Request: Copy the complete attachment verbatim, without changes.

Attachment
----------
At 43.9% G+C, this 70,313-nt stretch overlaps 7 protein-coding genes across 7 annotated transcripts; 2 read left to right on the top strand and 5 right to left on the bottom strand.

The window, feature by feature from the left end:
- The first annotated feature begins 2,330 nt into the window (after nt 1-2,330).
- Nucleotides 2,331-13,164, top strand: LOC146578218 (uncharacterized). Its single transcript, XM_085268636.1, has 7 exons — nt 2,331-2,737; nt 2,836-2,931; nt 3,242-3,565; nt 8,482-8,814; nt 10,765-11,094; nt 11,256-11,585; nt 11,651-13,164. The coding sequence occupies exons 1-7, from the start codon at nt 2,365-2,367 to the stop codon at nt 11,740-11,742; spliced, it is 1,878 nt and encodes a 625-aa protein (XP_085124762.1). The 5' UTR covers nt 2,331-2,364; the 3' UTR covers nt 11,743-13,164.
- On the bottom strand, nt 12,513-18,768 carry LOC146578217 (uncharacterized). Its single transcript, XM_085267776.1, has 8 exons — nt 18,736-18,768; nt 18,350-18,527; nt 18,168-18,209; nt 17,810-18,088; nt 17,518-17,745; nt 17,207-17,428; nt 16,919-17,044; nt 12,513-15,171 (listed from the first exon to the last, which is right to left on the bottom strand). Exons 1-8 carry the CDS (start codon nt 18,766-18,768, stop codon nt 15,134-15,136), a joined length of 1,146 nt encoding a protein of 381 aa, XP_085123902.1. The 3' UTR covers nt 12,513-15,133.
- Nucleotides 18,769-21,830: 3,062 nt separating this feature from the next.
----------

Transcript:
At 43.9% G+C, this 70,313-nt stretch overlaps 7 protein-coding genes across 7 annotated transcripts; 2 read left to right on the top strand and 5 right to left on the bottom strand.

The window, feature by feature from the left end:
- The first annotated feature begins 2,330 nt into the window (after nt 1-2,330).
- Nucleotides 2,331-13,164, top strand: LOC146578218 (uncharacterized). Its single transcript, XM_085268636.1, has 7 exons — nt 2,331-2,737; nt 2,836-2,931; nt 3,242-3,565; nt 8,482-8,814; nt 10,765-11,094; nt 11,256-11,585; nt 11,651-13,164. The coding sequence occupies exons 1-7, from the start codon at nt 2,365-2,367 to the stop codon at nt 11,740-11,742; spliced, it is 1,878 nt and encodes a 625-aa protein (XP_085124762.1). The 5' UTR covers nt 2,331-2,364; the 3' UTR covers nt 11,743-13,164.
- On the bottom strand, nt 12,513-18,768 carry LOC146578217 (uncharacterized). Its single transcript, XM_085267776.1, has 8 exons — nt 18,736-18,768; nt 18,350-18,527; nt 18,168-18,209; nt 17,810-18,088; nt 17,518-17,745; nt 17,207-17,428; nt 16,919-17,044; nt 12,513-15,171 (listed from the first exon to the last, which is right to left on the bottom strand). Exons 1-8 carry the CDS (start codon nt 18,766-18,768, stop codon nt 15,134-15,136), a joined length of 1,146 nt encoding a protein of 381 aa, XP_085123902.1. The 3' UTR covers nt 12,513-15,133.
- Nucleotides 18,769-21,830: 3,062 nt separating this feature from the next.